Note: This Article is written from a very limited perspection. The above mentioned concept is only one way how marriages and the arrangements can work in India. Of course there are plenty of other cases, such like Love marriages, unhappy marriages, divorced marriages….all depending on the cast, the class, the region, education, family back ground and so on.
When I tell in Germany, that marriages are “arranged” in India, people oftern misunderstand ” forced marriage”.
But the term “forced marriage” is wrong. Of course, it happens every now and then, that the bride or groom are not so happy about the arrangement.
As a rule, however, the families only make a proposal and the newlyweds have a say, meet and can refuse.
The family members (especially aunts are very active) really make the greatest effort to find the best partner. Surveys are started in the circle of friends, one meets in the village to consult and sharpens the ears for those who are able to marry !
Even the horoscope is used and the caste, wealth and education also play a role.
If the family has made a suitable choice, the couple concerned meets. They exchange numbers, take friends with them along as a consultant, and then make a decision: Yes or No. (Sometimes also more than only one meeting happens)
Of course, they don’t get very close and love doesn’t (yet) matter. But at least they can make an overall impression.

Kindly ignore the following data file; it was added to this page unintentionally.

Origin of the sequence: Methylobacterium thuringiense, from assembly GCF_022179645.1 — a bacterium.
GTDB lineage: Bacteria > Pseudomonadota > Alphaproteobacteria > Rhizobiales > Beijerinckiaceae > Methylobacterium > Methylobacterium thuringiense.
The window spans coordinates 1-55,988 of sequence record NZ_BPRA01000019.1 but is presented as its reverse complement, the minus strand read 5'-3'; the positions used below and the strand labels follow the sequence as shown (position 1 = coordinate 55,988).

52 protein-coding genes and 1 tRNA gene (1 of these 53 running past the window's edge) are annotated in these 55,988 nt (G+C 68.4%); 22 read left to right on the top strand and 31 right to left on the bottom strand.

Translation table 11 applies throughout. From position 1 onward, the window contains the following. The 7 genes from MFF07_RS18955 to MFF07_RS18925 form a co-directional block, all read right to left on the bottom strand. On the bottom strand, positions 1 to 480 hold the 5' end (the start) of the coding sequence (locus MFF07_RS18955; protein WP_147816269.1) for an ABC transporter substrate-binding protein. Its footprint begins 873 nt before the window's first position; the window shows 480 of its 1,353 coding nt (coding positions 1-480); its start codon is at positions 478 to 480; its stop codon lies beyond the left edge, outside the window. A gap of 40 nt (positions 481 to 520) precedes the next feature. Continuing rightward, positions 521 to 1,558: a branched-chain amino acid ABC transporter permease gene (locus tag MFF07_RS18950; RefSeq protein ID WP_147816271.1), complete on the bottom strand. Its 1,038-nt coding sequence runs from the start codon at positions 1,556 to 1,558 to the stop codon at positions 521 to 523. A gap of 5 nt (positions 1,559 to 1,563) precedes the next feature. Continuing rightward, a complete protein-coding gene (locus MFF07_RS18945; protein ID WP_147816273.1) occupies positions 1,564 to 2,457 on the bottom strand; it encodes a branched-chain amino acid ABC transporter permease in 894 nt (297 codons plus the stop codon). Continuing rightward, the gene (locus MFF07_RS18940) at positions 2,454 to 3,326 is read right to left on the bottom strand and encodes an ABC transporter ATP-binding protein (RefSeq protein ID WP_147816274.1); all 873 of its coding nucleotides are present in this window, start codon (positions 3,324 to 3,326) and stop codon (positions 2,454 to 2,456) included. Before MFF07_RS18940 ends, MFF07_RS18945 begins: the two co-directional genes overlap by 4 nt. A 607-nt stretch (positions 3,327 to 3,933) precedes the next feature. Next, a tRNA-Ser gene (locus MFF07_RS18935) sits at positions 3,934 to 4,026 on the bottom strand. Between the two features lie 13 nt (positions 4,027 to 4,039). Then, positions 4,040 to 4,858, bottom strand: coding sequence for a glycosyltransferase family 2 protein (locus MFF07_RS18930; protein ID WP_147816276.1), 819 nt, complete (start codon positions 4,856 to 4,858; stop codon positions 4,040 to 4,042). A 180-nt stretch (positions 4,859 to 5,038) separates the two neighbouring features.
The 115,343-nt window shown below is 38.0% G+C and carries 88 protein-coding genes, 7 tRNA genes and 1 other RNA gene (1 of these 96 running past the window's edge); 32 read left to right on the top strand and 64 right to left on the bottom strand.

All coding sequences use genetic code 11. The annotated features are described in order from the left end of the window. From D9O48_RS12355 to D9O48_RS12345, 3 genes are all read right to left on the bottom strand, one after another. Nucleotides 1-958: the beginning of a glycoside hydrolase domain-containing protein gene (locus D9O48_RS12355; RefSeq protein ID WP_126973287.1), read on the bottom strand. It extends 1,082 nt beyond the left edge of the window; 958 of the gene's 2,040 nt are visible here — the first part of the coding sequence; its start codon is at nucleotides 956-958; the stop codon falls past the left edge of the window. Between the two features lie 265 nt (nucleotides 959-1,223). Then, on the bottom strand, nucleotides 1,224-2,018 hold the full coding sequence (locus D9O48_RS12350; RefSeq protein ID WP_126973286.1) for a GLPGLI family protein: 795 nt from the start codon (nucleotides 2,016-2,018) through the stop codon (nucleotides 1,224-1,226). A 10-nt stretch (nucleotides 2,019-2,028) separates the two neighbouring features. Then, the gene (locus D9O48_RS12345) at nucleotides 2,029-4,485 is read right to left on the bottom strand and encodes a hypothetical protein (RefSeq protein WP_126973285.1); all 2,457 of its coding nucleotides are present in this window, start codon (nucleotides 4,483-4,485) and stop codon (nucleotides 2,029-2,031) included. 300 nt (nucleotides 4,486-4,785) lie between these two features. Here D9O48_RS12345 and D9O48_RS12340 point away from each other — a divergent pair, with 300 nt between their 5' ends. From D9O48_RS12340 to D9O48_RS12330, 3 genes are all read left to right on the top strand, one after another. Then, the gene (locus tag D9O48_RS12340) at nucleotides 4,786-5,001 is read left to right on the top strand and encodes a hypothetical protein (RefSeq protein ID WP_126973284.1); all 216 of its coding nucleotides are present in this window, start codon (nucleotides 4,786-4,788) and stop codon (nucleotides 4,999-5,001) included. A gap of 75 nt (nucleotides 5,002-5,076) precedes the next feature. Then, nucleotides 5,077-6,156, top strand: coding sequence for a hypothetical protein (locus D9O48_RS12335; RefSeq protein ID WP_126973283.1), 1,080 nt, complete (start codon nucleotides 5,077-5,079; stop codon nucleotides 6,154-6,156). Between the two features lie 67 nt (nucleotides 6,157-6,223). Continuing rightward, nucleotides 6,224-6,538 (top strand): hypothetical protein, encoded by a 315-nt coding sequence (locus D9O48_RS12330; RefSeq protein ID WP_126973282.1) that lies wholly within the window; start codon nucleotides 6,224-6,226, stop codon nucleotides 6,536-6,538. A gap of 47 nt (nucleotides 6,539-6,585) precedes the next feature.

My friend Pinku, who married last year, chose between two or three young women and even got quite confused in the meantime.
Now he is happily married, whenever he is not with his wife, the two talk long on phone and something like love seems to be on the way.
But even if no love grows, Indian marriages work. Hardly any marriage is divorced and the Indians are proud of that.
The reason is that Indian marriages are an arrangement. A contract was concluded and you knew beforehand what you were getting into: the woman moves to the husbands family and will regulate the household during which the man raises the money. It is necessary to take care of children, from time to time you visit the families and go to events together, maybe a holiday from time to time. Both parties know their role and still don’t have big expectations from their partner. It doesn’t hurt, if the husband comes home later and if they don’tt spend much free time together. They are happy with, but also without, each other.
Of course, the idea, that many Indians will never be with their great love makes me sad, and the idea of an arranged marriage is probably not for me. But in the relationships themselves, the Indians seem really happy and let’s be honest, what is the great love anyway? How many relationships do not last in our Western world, how many marriages are divorced?
In India it happens the other way around: first the wedding, then the love.
I find the arranged marriage particularly interesting from one point of view: you never have to worry about being unmarried in India, you don’t have to find a partner and stand alone without a future family. Because even if you have reached the critical age of mid-thirties and still haven’t found anyone, the family helps tp finf someone suitable!